Nduwimana Sada Nahayo lived all her life in North Kivu, a province of the Democratic Republic of the Congo, one of the most violent areas during the Second Congo War and the Kivu Conflict. Sada doesn’t like to talk about or even remember the trauma she experienced and witnessed back in her country. “Innocent people die every day without knowing what’s going on,” she said.
In January 2009, Sada fled her homeland on a bus and traveled through Uganda and Kenya with her two small children. She stayed in a refugee camp in Ethiopia until she became sick in October 2010 and went to Addis Ababa for medical care. She began applying for resettlement in the U.S. in the camp and continued this process over the next two years while living in the city.
When she arrived at the Indianapolis International Airport, she was greeted by an Exodus staff member and interpreter. She felt as though she were dreaming. Surely this new life couldn’t be real? She was excited to have her own apartment, excited to start working, excited for her kids to get a good education, and excited to start a new life away from violence.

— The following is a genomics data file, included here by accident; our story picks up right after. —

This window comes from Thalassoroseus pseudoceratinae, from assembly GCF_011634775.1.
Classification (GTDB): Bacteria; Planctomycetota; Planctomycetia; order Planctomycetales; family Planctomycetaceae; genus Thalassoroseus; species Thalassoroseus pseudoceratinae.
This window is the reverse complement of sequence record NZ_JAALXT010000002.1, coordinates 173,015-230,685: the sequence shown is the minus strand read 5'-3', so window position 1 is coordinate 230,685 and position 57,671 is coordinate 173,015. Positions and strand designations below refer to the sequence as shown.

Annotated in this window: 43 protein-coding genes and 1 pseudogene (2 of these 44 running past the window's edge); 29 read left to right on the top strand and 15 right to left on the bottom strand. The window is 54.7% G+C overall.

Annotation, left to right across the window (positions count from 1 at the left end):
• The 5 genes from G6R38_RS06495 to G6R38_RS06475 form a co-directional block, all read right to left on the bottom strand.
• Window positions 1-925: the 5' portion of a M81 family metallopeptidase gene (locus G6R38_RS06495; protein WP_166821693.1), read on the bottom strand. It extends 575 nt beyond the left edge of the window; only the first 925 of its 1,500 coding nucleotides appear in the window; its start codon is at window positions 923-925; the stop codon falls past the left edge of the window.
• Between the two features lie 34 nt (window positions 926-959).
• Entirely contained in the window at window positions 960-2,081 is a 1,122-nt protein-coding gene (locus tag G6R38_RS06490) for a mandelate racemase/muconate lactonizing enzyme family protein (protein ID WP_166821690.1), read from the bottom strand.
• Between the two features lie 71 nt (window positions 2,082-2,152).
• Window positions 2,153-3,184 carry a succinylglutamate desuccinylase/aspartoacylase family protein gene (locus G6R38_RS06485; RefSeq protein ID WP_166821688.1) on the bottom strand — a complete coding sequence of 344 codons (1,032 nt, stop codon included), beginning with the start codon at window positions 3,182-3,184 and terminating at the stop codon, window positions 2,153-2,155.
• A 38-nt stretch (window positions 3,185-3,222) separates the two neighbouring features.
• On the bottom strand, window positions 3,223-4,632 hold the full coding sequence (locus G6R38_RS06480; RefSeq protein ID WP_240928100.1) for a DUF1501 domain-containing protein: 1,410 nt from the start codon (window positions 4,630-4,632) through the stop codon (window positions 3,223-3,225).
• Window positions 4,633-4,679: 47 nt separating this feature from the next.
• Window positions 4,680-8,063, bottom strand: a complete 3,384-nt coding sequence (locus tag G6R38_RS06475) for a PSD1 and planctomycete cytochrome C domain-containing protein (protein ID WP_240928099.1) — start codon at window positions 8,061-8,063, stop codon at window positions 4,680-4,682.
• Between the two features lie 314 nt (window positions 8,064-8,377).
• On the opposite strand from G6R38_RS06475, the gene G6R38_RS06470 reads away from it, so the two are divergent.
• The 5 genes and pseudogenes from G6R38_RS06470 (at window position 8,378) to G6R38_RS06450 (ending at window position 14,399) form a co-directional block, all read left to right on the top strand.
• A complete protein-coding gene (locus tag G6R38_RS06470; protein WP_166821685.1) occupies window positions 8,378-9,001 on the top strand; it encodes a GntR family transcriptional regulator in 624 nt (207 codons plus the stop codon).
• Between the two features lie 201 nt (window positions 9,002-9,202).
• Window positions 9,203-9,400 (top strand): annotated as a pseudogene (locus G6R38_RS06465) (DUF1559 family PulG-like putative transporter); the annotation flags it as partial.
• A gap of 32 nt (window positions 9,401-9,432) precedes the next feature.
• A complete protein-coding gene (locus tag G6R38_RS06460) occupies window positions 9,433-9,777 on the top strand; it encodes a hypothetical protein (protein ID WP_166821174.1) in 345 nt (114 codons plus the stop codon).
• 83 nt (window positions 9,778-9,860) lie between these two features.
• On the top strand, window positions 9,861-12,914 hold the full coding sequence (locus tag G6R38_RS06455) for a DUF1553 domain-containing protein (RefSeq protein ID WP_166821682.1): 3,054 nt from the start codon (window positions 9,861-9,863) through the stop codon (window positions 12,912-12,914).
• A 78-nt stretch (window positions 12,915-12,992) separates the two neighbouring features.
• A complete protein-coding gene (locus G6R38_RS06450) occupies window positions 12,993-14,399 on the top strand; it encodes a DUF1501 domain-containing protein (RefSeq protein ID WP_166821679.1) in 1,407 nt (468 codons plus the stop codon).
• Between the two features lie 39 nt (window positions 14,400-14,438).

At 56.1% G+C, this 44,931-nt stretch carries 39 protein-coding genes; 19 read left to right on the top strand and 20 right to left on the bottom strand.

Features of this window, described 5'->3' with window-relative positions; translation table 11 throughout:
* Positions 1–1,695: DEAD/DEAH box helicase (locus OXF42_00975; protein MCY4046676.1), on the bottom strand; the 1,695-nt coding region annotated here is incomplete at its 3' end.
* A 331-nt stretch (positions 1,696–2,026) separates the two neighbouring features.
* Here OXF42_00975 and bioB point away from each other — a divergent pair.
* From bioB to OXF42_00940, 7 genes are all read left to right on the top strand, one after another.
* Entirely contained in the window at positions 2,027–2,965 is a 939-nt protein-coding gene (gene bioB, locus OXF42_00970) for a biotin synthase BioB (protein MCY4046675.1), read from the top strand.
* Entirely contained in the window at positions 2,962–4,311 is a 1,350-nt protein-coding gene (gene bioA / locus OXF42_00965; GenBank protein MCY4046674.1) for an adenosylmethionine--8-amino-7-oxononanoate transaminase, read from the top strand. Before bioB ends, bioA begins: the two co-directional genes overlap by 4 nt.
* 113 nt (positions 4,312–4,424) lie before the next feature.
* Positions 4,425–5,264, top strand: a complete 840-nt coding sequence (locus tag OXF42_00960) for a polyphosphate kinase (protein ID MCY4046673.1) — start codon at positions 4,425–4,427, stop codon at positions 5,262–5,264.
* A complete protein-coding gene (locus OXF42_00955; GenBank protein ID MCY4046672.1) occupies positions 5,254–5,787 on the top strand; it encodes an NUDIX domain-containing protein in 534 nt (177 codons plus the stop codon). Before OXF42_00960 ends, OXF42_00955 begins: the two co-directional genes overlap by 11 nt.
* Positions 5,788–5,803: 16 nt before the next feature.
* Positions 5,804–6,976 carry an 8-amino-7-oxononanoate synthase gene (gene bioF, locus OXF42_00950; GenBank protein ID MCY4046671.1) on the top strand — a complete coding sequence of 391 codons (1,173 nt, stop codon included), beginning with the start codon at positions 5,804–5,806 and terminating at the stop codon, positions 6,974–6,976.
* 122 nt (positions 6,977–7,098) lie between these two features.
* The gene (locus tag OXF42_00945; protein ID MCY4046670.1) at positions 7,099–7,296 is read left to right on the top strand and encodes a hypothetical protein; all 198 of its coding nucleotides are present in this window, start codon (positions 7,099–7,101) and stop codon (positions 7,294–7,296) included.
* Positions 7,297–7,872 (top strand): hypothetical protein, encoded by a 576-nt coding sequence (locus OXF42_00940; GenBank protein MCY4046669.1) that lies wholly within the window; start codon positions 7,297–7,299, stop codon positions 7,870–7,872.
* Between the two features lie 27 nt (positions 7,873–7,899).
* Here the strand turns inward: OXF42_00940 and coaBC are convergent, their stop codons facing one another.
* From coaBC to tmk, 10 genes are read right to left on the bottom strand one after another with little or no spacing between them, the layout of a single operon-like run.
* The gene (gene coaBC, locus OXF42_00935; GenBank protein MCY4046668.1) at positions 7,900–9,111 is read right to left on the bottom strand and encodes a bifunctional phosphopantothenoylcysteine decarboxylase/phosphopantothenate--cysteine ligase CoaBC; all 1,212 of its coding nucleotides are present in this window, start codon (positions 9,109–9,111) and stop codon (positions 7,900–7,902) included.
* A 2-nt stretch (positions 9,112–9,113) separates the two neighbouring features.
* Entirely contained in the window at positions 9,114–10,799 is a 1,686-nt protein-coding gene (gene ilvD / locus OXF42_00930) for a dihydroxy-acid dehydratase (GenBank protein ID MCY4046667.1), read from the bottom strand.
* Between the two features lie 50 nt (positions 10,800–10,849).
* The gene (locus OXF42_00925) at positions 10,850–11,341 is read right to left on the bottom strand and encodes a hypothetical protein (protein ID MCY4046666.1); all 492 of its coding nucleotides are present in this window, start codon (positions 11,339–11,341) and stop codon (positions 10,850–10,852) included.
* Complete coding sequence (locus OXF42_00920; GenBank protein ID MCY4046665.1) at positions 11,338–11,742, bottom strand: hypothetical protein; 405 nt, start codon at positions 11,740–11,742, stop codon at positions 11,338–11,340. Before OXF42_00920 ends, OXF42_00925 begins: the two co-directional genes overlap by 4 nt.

Exodus helped Sada get her first job in Indianapolis at the Marriott and after she started working, she began a second job at Target Distribution Center. She’s also working toward her GED so that she can go to college and secure an even better job. She is appreciative of the support from Exodus and the volunteers that she now calls friends, who spend time with her and help her family adjust to American culture. Without this help, she says she wouldn’t have been able to come so far. When she arrived, she didn’t know how to get by in the U.S.
“Now I do everything myself,” she said. It’s amazing!